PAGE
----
Press Release: Catoctin Creek Announces Acquisition of 15,000 sq. ft. Facility
New facility in Virginia will push award-winning craft distillery towards goal of doubling production by next year
PURCELLVILLE, VA, June 1, 2017 – The owners of Catoctin Creek Distilling Company are happy to announce the acquisition of an additional 15,000-square-foot building in Virginia. The new facility will initially be used for warehouse storage, but could serve as an additional base for future operations as business grows for the award-winning craft distillery, which produces premium spirits from local grains in northern Virginia’s Loudoun Valley.
Catoctin Creek will continue to operate the business and perform distilling operations at its headquarters on 120 W. Main St., Purcellville, Va., where a very popular tasting room and distillery store is open to the public six days a week.
“The new facility is a first step towards much greater expansion,” says Catoctin Creek co-owner Scott Harris. “As we continue to craft spirits by hand from the best local grains, our goal is to double production by next year.”
Founded in 2009 by Scott and his wife, Becky Harris, Catoctin Creek uses local ingredients to produce a variety of premium spirits, including its flagship Roundstone Rye, which holds distinction as Virginia’s most-awarded whisky. With Scott running business operations as general manager and Becky focused on the art of crafting the finest spirits in the Commonwealth as chief distiller, the couple leads a small team of employees that are proudly making a variety high-quality products in an historic building in Purcellville’s quaint downtown.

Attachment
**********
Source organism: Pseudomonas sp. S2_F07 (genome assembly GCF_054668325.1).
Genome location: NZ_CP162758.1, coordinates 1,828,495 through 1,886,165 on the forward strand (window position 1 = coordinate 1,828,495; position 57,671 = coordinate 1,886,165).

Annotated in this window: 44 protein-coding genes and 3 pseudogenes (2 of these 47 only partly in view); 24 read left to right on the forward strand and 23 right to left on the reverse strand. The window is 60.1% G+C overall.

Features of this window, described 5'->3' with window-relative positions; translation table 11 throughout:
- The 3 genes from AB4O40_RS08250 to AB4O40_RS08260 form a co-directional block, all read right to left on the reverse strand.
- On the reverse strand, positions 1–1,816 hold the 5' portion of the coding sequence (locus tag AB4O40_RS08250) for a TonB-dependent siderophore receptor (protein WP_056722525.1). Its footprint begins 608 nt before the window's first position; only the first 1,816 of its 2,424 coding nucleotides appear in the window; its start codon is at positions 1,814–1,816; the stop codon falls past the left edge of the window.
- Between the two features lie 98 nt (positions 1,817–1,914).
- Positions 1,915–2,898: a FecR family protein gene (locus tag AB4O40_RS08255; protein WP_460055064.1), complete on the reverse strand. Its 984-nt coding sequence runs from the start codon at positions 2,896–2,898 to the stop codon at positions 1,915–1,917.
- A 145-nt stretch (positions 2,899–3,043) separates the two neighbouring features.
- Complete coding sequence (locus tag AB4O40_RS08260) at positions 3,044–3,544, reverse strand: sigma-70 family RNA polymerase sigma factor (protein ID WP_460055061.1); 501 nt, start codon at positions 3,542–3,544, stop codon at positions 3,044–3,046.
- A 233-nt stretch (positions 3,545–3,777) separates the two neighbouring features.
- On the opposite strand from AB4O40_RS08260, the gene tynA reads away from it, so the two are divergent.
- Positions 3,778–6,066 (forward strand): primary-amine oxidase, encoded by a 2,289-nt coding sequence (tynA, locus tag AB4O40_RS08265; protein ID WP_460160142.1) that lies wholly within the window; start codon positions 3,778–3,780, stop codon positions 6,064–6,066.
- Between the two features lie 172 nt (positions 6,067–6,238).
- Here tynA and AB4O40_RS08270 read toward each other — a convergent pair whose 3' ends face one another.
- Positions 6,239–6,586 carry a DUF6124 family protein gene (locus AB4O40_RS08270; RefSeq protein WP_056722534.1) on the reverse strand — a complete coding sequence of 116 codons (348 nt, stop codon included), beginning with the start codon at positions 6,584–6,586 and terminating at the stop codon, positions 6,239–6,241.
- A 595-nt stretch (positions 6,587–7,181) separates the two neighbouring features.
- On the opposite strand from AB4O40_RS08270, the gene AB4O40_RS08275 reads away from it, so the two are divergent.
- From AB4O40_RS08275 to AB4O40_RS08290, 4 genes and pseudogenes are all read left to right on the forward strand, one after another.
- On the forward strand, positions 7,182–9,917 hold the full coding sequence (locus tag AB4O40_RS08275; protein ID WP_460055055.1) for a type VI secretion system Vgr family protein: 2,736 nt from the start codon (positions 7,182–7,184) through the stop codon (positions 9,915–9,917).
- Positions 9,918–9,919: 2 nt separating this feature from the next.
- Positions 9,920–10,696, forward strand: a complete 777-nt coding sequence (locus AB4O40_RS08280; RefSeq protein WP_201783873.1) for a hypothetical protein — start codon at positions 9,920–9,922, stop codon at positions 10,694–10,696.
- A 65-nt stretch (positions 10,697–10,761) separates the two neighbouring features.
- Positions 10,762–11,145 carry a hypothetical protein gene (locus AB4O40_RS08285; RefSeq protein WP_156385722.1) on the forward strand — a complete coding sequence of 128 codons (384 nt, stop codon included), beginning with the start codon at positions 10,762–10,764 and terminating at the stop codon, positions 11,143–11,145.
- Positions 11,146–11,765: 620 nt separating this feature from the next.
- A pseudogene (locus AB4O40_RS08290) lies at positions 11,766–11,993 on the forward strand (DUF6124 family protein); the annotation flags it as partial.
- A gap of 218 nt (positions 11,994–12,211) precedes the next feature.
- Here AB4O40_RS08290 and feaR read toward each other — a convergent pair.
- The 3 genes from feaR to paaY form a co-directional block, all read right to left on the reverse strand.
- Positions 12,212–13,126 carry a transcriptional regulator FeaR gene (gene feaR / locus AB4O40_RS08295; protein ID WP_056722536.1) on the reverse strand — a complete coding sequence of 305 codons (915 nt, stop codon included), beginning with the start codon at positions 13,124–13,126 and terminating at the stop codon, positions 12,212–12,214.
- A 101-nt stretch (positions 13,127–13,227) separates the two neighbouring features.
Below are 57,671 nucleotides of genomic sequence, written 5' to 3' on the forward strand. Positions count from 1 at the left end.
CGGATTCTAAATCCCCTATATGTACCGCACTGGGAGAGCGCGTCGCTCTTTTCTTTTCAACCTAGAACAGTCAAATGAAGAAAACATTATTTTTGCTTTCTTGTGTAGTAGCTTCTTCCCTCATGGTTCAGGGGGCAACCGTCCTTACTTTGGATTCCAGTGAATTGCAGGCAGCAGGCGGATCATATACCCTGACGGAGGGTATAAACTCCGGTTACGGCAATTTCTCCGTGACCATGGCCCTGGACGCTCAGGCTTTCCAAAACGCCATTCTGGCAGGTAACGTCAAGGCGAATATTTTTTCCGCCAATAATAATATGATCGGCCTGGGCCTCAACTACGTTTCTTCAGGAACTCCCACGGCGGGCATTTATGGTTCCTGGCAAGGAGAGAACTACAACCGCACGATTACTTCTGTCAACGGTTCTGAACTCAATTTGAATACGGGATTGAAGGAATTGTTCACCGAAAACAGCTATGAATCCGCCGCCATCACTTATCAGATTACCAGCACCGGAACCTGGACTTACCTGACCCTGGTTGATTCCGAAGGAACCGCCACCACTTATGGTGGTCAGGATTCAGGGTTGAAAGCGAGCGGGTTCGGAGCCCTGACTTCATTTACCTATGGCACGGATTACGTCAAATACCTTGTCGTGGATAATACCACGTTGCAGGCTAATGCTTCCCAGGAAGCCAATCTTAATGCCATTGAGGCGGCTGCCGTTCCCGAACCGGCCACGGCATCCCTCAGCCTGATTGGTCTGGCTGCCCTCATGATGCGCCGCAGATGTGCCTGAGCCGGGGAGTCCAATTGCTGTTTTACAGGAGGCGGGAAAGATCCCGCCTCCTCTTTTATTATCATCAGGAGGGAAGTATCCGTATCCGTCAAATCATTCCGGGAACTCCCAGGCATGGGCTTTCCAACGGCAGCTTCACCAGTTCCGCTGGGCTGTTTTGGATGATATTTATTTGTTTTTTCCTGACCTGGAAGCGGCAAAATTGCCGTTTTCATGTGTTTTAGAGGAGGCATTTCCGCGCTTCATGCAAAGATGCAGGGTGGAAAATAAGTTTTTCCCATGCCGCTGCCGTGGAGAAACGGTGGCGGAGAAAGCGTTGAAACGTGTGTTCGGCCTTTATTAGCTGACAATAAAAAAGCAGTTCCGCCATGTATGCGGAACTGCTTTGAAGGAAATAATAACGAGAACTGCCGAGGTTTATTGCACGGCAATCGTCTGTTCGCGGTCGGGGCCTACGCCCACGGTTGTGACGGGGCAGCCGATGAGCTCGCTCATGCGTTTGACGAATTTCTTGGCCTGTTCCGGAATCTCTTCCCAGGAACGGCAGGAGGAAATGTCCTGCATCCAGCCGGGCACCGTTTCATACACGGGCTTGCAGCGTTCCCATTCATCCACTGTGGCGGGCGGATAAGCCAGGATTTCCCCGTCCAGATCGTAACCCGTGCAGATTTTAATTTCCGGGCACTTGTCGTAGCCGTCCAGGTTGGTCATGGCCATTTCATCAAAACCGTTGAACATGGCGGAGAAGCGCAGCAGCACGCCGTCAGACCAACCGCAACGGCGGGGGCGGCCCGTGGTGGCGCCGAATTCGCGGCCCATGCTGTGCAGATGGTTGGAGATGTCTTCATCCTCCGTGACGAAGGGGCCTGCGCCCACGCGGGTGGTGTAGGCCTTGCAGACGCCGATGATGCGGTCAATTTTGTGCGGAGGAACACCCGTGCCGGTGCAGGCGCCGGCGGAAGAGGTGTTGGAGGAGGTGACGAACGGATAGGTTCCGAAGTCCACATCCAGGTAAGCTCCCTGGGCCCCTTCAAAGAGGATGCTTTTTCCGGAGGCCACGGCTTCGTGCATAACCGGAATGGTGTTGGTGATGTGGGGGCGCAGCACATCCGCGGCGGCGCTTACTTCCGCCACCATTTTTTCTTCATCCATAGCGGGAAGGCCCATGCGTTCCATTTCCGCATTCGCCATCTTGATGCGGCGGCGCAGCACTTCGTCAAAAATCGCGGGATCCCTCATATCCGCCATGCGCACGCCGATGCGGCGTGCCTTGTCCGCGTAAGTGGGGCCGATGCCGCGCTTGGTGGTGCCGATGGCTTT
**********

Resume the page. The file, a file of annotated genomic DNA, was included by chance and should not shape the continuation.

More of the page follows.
In a relatively short time Catoctin Creek has garnered many accolades and critical acclaim and expanded distribution across the country. Earlier this year, Catoctin Creek won four awards at the prestigious the San Francisco World Spirits Competition, including a Double Gold medal for the cask proof version of its popular Roundstone Rye Whisky that was finished in premium French Bordeaux oak barrels used to make the distillery’s 1757 Virginia Brandy.